I'm working on a project and I found what I think is an issue.

The product is a kind of web editor. After making some changes, I go to change the page and get a confirmation dialog that says: "Page was not saved, Do you want to keep the changes?". The dialog has two buttons - Yes and continue without saving. See screenshot below.

Confirmation dialog

I'm really in doubt regarding that long button because it may cause confusion. Would it be more clear to change the buttons to Yes and Skip?

  • 2
    I'd say it's the 'Yes' button that is causing the confusion. You need to read the message, then read the buttons and finally re-read the message to be sure what 'yes' means. The 'continue without saving' button makes perfect sense just on its own. Removing words for that sake of brevity at the expense of clarity isn't something I'd go for.
    – JonW
    Commented Nov 5, 2014 at 18:38
  • 1
    I'd suggest changing the second button to "Saving is for chumps, I want to live dangerously." Also change "Yes" to "It's really important, try and save it again. Keep trying! Lives are at stake!" ... in all seriousness I think the Yes button is the issue... The green color + checkmark imply that it WAS saved, or something successful happened.
    – aslum
    Commented Nov 5, 2014 at 18:43
  • My issue here is not the buttons, it's the message. It's too long and confusing. If the message was, "Save changes?" the buttons would become much more clear.
    – IT Bear
    Commented Nov 6, 2014 at 5:34

1 Answer 1


Button should say what they do.

UXMovement has an article: Why Your Form Buttons Should Never Say ‘Submit’, which describes why providing generic terms...

gives users the impression that the form isn’t focused on a specific task. It also gives off the impression that your website isn’t user-friendly because you’re speaking in a technical way that most users aren’t familiar with.

When generic terms are used on buttons...

users could question what happens when they click the form button. This creates a level of uncertainty for users that designers can avoid by simply using a button label that describes the result of the user’s task.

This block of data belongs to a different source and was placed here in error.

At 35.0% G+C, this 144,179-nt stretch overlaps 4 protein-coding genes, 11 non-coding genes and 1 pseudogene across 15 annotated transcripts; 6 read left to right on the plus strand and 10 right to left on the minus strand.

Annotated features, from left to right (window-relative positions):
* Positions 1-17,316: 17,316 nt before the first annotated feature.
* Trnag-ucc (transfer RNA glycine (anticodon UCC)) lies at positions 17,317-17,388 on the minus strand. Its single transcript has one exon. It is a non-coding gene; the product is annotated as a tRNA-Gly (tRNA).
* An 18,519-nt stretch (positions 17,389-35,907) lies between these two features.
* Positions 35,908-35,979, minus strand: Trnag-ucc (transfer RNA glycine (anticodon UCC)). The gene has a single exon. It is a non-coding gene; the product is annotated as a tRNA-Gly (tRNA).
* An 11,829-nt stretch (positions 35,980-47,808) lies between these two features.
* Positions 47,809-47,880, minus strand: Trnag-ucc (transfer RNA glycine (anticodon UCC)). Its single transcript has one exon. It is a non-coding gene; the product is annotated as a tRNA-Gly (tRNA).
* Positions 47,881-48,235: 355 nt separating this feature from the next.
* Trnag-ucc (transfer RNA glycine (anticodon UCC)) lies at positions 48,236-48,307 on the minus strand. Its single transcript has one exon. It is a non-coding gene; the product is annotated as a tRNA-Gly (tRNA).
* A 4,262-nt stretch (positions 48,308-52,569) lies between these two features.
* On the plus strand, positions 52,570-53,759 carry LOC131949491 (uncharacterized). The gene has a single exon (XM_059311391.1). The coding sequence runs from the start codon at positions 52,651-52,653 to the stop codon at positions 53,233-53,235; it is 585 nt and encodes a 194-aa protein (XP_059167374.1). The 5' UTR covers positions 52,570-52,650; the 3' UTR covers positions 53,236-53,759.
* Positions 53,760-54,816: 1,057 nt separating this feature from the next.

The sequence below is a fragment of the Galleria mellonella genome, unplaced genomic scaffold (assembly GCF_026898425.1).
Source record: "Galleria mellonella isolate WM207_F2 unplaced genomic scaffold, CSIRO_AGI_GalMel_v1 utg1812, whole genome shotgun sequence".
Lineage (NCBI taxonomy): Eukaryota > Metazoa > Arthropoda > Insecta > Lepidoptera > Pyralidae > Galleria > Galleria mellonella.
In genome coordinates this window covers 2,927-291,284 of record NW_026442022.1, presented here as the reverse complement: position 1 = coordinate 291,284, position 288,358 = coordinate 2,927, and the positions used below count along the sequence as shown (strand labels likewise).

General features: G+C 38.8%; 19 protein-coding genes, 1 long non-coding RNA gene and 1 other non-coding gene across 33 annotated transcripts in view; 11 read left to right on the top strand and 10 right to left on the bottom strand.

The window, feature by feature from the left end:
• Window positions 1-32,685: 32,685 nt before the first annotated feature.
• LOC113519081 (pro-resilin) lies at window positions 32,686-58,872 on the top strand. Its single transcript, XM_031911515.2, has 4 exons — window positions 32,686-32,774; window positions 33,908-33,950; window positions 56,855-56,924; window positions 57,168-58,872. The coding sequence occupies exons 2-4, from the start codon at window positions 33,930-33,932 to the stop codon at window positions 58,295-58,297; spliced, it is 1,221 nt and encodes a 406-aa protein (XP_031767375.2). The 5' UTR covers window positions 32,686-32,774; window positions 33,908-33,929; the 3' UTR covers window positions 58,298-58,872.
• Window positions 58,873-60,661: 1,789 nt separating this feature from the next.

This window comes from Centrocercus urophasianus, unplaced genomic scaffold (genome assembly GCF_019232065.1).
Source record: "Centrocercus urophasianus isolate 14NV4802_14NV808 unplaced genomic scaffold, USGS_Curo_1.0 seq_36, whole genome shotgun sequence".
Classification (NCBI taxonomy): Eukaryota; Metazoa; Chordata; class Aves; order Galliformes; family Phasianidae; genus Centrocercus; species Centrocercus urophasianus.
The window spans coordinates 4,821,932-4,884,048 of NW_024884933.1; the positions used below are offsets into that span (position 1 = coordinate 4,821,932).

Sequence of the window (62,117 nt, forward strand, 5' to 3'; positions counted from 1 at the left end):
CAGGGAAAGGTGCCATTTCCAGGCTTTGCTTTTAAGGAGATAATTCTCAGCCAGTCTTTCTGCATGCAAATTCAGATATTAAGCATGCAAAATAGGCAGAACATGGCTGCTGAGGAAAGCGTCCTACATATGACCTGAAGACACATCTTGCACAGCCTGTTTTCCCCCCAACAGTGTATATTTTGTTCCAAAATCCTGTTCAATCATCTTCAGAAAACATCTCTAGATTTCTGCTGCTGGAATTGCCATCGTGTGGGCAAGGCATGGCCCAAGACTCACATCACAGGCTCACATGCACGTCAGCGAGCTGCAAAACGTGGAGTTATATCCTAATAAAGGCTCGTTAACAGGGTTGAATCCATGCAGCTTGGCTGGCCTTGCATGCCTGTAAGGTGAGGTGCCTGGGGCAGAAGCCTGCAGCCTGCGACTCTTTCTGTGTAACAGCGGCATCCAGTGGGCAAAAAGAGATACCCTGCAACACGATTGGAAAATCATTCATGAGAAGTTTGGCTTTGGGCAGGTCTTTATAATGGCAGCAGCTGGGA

You don't want to make your button less descriptive!


download bmml source – Wireframes created with Balsamiq Mockups

It doesn't have to be as lengthy, but don't hide it's purpose. "Don't save" is short and simple, but in the end there is nothing really wrong with your current label.

Having a way to back out of the action all together should be available (i.e., "Cancel") if, for example, the user accidentally clicked the button that caused this dialog to appear. Don't assume the "x" in the upper right corner is good enough.

"Yes" is also a problem, in which it doesn't tell the user what is going to happen. Label the button accordingly - for example: "Save".

@aslum also makes a very good point in the comments:

The green color + checkmark imply that it WAS saved, or something successful happened

Have an indication that the positive action (e.g., "Save") is the default action is good, but your current use of green and a checkmark do not favor the affordance of the button. Icons do not enhance usability.

  • i see what you saying there. i guess this is a good solution. thanks Commented Nov 5, 2014 at 18:59

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